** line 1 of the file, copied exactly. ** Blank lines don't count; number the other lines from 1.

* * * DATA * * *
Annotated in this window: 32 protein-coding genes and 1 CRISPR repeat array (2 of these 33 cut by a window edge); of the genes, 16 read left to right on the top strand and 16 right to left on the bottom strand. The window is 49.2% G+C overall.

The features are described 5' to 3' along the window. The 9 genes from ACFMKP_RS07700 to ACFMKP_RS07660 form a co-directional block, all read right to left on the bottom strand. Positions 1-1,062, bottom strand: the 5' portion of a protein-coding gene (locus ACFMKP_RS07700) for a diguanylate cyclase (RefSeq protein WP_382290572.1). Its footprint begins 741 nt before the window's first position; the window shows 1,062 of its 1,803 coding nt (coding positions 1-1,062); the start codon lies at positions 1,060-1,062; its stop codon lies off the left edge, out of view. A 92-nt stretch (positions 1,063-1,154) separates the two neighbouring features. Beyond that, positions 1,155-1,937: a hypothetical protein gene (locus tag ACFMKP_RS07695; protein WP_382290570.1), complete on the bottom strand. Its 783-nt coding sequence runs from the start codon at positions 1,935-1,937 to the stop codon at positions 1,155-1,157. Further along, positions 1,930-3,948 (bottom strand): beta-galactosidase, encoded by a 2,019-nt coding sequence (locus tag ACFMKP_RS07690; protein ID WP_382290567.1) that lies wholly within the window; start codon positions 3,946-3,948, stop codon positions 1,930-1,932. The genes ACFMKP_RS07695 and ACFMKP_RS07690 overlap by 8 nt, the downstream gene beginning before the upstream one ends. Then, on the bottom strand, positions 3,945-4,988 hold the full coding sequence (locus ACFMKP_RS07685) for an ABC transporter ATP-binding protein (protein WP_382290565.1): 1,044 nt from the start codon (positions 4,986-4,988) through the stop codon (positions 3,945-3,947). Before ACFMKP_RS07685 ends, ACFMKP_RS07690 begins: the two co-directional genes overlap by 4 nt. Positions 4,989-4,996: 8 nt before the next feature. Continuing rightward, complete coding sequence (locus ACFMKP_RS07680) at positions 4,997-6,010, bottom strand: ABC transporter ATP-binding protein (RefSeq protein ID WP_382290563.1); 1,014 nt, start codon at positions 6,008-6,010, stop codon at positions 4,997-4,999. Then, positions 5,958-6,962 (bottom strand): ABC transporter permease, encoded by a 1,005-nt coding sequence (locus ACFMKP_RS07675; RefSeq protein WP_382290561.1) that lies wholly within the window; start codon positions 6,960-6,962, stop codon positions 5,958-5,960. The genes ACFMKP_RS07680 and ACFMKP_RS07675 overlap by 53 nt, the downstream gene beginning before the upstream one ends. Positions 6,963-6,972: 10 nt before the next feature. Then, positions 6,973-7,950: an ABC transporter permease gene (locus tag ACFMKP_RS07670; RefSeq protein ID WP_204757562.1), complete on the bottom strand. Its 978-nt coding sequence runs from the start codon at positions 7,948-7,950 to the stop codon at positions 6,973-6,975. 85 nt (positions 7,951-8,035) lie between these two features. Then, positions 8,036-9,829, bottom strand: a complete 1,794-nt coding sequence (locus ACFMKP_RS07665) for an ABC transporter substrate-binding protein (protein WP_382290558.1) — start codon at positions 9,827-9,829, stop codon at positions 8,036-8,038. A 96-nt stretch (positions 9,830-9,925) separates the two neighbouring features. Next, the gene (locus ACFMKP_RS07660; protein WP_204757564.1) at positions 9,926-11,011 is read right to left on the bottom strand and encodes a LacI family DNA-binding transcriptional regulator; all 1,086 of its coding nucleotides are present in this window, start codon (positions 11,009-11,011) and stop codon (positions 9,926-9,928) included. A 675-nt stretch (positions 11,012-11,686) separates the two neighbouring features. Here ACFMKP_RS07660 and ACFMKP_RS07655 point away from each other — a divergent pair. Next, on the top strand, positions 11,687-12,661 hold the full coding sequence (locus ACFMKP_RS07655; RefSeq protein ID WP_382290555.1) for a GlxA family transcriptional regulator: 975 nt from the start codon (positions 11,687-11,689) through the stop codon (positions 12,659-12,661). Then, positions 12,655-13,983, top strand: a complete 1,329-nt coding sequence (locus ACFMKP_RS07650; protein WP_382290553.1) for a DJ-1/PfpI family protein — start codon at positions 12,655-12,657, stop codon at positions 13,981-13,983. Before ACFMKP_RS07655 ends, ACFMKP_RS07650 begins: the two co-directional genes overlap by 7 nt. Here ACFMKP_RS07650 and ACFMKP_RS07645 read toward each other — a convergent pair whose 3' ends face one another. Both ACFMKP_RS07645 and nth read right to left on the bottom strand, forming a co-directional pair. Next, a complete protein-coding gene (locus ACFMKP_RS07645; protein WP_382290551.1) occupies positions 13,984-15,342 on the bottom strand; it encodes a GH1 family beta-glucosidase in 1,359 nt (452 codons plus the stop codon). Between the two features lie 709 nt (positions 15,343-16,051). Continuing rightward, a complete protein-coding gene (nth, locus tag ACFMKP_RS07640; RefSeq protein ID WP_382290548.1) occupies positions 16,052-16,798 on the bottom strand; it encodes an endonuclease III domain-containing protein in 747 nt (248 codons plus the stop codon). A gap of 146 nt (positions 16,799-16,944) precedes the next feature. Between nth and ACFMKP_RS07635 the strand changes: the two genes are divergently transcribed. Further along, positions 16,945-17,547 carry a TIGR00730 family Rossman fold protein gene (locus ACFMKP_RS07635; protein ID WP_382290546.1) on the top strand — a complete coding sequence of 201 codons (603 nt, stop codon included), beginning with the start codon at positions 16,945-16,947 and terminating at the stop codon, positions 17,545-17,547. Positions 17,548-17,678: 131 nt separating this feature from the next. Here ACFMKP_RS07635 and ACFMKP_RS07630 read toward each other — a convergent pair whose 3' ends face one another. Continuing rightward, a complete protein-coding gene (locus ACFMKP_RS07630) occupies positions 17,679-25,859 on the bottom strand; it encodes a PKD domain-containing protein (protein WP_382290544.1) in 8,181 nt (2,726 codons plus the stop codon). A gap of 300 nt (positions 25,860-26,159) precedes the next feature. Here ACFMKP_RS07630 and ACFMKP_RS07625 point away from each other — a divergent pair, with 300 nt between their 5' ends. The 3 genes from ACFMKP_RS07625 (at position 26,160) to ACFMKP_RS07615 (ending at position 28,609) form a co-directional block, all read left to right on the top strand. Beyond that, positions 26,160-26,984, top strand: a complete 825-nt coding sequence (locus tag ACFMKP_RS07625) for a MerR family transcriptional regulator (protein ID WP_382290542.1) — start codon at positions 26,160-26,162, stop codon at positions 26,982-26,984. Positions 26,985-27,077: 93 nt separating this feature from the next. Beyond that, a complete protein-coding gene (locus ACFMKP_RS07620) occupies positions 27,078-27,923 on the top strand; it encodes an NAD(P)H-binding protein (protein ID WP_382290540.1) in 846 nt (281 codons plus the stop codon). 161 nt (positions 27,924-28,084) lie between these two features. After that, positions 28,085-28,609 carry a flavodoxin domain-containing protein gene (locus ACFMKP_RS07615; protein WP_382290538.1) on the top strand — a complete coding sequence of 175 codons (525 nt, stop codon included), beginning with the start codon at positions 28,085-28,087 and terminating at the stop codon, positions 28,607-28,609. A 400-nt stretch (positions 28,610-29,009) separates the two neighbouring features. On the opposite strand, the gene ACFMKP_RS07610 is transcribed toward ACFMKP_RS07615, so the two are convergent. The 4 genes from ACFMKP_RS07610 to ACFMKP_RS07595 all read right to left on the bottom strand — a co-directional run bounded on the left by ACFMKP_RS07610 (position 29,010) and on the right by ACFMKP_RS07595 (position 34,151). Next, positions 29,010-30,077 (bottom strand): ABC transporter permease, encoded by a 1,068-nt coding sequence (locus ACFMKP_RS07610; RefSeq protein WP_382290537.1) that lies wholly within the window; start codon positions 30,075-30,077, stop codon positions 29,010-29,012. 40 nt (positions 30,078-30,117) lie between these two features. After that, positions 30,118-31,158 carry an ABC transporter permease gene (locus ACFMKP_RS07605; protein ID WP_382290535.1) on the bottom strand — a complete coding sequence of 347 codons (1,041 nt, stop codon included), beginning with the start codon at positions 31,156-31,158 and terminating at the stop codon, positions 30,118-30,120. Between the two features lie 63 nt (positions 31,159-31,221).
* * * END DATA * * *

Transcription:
Annotated in this window: 32 protein-coding genes and 1 CRISPR repeat array (2 of these 33 cut by a window edge); of the genes, 16 read left to right on the top strand and 16 right to left on the bottom strand. The window is 49.2% G+C overall.